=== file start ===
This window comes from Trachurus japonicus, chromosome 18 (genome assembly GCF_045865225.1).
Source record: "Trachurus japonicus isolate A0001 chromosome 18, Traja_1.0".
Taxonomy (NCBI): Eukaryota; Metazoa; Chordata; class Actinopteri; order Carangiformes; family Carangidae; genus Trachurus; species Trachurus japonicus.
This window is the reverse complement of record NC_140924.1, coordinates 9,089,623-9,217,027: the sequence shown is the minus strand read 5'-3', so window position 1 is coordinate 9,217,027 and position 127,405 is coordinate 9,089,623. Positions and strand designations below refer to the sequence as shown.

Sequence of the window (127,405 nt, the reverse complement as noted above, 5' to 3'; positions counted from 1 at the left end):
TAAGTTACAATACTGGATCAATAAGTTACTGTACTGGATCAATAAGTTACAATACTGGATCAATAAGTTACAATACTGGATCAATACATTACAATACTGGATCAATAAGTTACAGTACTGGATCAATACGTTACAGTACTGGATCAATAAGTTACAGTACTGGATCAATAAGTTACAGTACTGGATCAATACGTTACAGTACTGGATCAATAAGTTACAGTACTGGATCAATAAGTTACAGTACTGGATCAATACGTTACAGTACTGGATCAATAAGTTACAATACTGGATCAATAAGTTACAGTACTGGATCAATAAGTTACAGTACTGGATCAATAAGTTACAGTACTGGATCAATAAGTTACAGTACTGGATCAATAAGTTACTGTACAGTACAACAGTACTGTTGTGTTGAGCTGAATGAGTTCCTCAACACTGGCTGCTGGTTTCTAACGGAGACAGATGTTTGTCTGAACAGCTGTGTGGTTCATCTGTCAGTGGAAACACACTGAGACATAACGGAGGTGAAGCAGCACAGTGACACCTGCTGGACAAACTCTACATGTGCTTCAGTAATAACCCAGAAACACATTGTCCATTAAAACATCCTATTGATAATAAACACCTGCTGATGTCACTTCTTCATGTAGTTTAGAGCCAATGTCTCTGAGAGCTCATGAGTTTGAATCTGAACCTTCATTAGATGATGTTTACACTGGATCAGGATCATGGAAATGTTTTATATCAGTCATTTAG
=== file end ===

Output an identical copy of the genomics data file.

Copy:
This window comes from Trachurus japonicus, chromosome 18 (genome assembly GCF_045865225.1).
Source record: "Trachurus japonicus isolate A0001 chromosome 18, Traja_1.0".
Taxonomy (NCBI): Eukaryota; Metazoa; Chordata; class Actinopteri; order Carangiformes; family Carangidae; genus Trachurus; species Trachurus japonicus.
This window is the reverse complement of record NC_140924.1, coordinates 9,089,623-9,217,027: the sequence shown is the minus strand read 5'-3', so window position 1 is coordinate 9,217,027 and position 127,405 is coordinate 9,089,623. Positions and strand designations below refer to the sequence as shown.

Sequence of the window (127,405 nt, the reverse complement as noted above, 5' to 3'; positions counted from 1 at the left end):
TAAGTTACAATACTGGATCAATAAGTTACTGTACTGGATCAATAAGTTACAATACTGGATCAATAAGTTACAATACTGGATCAATACATTACAATACTGGATCAATAAGTTACAGTACTGGATCAATACGTTACAGTACTGGATCAATAAGTTACAGTACTGGATCAATAAGTTACAGTACTGGATCAATACGTTACAGTACTGGATCAATAAGTTACAGTACTGGATCAATAAGTTACAGTACTGGATCAATACGTTACAGTACTGGATCAATAAGTTACAATACTGGATCAATAAGTTACAGTACTGGATCAATAAGTTACAGTACTGGATCAATAAGTTACAGTACTGGATCAATAAGTTACAGTACTGGATCAATAAGTTACTGTACAGTACAACAGTACTGTTGTGTTGAGCTGAATGAGTTCCTCAACACTGGCTGCTGGTTTCTAACGGAGACAGATGTTTGTCTGAACAGCTGTGTGGTTCATCTGTCAGTGGAAACACACTGAGACATAACGGAGGTGAAGCAGCACAGTGACACCTGCTGGACAAACTCTACATGTGCTTCAGTAATAACCCAGAAACACATTGTCCATTAAAACATCCTATTGATAATAAACACCTGCTGATGTCACTTCTTCATGTAGTTTAGAGCCAATGTCTCTGAGAGCTCATGAGTTTGAATCTGAACCTTCATTAGATGATGTTTACACTGGATCAGGATCATGGAAATGTTTTATATCAGTCATTTAG